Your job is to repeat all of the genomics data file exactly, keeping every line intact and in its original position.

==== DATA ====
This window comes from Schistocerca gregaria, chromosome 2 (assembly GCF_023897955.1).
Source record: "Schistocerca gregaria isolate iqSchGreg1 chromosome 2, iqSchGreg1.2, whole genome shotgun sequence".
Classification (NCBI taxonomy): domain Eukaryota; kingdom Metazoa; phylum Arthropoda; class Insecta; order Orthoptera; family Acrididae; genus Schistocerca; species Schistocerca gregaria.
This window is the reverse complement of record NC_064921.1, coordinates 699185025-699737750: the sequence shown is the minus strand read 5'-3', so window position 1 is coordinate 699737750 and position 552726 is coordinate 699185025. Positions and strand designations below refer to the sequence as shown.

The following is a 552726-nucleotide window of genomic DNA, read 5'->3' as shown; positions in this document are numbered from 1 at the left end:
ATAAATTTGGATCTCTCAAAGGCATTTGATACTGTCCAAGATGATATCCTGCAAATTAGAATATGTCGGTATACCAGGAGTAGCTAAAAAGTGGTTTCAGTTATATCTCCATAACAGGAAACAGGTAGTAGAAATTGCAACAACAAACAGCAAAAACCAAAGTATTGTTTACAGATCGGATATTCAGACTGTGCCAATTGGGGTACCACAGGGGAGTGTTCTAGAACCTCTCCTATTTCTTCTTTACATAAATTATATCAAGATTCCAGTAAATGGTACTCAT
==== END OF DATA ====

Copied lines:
This window comes from Schistocerca gregaria, chromosome 2 (assembly GCF_023897955.1).
Source record: "Schistocerca gregaria isolate iqSchGreg1 chromosome 2, iqSchGreg1.2, whole genome shotgun sequence".
Classification (NCBI taxonomy): domain Eukaryota; kingdom Metazoa; phylum Arthropoda; class Insecta; order Orthoptera; family Acrididae; genus Schistocerca; species Schistocerca gregaria.
This window is the reverse complement of record NC_064921.1, coordinates 699185025-699737750: the sequence shown is the minus strand read 5'-3', so window position 1 is coordinate 699737750 and position 552726 is coordinate 699185025. Positions and strand designations below refer to the sequence as shown.

The following is a 552726-nucleotide window of genomic DNA, read 5'->3' as shown; positions in this document are numbered from 1 at the left end:
ATAAATTTGGATCTCTCAAAGGCATTTGATACTGTCCAAGATGATATCCTGCAAATTAGAATATGTCGGTATACCAGGAGTAGCTAAAAAGTGGTTTCAGTTATATCTCCATAACAGGAAACAGGTAGTAGAAATTGCAACAACAAACAGCAAAAACCAAAGTATTGTTTACAGATCGGATATTCAGACTGTGCCAATTGGGGTACCACAGGGGAGTGTTCTAGAACCTCTCCTATTTCTTCTTTACATAAATTATATCAAGATTCCAGTAAATGGTACTCAT